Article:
Peter.
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biffvernon



Joined: 24 Nov 2005
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Location: Lincolnshire

PostPosted: Mon Feb 02, 2015 12:05 pm    Post subject: Reply with quote

Here's what I wrote about beavers:

http://lwt-lag.blogspot.co.uk/
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snow hope



Joined: 24 Nov 2005
Posts: 4105
Location: outside Belfast, N Ireland

PostPosted: Mon Feb 02, 2015 1:59 pm    Post subject: Reply with quote

Tarrel wrote:
Funnily enough, as part of our diversification programme in the woodland, I was thinking of trying Chestnut. It does grow in Northern Scotland, but is by no means a common species (compared to, say, South-East England). However, given our relatively benign coastal climate, the sheltered micro-climate and general climate trends, I thought it might do quite well.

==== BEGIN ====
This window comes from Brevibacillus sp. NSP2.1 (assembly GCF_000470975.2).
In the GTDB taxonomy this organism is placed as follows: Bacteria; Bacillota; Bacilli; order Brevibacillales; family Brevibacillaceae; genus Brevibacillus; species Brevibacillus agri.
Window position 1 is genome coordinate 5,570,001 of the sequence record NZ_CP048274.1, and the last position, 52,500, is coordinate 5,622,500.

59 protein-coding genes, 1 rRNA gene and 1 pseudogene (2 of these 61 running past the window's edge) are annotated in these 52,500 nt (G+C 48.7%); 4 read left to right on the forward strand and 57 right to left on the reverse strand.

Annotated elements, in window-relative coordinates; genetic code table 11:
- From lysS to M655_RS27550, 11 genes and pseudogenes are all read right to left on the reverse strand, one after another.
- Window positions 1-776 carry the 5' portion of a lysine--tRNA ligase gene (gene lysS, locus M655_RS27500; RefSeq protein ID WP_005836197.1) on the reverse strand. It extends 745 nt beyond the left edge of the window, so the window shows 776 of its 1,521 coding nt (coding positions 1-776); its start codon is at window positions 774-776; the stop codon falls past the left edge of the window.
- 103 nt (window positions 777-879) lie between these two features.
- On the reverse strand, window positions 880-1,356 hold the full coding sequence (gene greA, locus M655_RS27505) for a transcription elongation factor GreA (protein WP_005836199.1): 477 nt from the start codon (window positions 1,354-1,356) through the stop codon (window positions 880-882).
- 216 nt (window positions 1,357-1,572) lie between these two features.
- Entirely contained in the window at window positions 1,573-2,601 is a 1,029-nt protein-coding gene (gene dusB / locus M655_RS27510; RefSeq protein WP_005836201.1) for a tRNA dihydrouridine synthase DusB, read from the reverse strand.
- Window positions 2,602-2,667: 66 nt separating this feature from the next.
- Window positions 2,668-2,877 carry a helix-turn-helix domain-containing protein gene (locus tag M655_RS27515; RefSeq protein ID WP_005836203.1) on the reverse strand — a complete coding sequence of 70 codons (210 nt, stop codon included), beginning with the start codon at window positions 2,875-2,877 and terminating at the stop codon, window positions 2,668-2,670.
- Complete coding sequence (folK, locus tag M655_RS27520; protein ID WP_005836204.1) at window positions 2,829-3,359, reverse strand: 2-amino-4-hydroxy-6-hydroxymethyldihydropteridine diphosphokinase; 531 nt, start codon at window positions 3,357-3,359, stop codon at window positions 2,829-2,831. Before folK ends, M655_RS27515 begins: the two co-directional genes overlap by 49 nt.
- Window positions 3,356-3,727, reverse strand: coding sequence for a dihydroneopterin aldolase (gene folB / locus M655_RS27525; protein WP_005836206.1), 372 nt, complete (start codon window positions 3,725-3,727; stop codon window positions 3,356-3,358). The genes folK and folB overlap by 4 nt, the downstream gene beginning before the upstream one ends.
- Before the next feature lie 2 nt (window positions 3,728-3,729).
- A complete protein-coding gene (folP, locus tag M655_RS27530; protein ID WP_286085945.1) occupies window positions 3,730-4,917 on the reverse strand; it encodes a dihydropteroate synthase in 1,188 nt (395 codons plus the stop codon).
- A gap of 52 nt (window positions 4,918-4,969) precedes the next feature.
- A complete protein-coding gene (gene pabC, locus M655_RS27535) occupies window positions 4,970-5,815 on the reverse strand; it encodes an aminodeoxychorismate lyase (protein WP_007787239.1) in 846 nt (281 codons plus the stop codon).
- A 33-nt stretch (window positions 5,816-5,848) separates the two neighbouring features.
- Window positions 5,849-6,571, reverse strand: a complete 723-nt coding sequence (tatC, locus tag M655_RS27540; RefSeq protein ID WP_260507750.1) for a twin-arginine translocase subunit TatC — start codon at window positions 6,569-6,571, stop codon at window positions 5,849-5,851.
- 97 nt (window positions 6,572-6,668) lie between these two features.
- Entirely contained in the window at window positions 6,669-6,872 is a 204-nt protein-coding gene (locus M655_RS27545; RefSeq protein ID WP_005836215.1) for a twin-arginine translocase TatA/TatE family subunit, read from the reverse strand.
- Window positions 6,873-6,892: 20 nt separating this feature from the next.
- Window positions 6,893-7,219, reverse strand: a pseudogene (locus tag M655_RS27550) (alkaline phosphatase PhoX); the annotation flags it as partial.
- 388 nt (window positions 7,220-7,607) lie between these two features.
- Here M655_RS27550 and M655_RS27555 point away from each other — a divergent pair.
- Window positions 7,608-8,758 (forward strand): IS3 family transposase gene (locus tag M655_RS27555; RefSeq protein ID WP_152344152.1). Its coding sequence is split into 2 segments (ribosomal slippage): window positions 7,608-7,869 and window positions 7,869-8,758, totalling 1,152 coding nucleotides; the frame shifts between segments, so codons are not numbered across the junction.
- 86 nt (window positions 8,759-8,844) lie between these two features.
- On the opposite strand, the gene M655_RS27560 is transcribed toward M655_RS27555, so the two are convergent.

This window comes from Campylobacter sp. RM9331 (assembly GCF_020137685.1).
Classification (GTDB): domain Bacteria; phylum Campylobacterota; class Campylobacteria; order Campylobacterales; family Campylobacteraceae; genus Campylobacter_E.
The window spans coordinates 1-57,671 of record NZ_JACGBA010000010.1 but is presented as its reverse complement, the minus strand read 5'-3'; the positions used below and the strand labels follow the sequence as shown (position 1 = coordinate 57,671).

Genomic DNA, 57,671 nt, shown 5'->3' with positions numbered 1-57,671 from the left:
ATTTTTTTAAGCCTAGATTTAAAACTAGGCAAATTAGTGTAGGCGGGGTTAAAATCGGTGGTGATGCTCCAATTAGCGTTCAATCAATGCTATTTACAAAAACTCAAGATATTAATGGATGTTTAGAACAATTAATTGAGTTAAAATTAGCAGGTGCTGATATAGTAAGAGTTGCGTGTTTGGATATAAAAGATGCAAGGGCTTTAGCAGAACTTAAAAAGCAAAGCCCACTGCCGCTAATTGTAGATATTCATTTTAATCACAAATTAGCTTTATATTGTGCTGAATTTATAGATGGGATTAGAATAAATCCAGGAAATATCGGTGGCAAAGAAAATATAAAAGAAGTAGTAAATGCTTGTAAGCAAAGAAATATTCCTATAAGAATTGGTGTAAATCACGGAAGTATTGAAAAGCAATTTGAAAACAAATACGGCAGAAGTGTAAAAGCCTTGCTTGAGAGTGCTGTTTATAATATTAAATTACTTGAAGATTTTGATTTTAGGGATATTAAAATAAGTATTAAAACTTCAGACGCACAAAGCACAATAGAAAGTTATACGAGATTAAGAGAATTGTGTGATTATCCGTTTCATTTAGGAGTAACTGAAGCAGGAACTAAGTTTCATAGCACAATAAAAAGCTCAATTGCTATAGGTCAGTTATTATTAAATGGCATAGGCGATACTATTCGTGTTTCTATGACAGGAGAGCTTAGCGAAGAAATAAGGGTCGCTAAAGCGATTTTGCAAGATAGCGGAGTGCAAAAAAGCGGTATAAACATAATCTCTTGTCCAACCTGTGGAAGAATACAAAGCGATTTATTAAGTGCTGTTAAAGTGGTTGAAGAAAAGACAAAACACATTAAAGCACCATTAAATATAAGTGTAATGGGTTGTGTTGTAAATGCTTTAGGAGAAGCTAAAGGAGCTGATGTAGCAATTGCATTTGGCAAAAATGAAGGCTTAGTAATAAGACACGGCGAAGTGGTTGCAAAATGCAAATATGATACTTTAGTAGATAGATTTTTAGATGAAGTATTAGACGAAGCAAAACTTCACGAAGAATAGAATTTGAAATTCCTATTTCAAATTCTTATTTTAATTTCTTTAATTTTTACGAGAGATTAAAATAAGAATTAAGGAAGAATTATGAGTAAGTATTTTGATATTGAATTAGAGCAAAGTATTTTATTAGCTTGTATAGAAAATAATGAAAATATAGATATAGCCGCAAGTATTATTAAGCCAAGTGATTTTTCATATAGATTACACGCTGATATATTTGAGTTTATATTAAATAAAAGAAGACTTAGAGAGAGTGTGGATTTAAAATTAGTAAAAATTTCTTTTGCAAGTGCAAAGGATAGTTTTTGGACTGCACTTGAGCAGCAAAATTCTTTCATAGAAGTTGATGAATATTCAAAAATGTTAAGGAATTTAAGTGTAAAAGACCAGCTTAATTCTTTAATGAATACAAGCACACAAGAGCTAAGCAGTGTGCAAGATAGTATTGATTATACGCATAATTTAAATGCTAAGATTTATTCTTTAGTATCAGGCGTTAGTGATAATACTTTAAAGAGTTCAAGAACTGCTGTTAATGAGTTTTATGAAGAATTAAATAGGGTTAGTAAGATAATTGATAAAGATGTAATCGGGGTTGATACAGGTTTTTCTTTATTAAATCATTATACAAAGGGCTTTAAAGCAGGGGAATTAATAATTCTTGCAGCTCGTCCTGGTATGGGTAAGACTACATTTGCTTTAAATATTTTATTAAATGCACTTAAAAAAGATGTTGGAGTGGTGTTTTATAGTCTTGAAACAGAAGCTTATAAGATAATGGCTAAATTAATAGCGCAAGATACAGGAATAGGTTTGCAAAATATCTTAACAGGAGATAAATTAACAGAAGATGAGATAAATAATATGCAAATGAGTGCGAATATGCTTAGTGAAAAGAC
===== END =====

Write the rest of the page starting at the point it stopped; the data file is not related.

It's a useful species; relatively fast-growing, coppice-able, saleable products and a delicious and nutritious food-crop.


Go for the Chesnuts Tarrel. I grew one in my garden from a very small sapling and it was doing very well for a couple of years until some animal seemed to step on it and break the main trunk/stem - may have been a human animal - one of my sons, but they never owned up Sad I will get another, one of these days as it was a lovely little specimen. Smile
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kenneal - lagger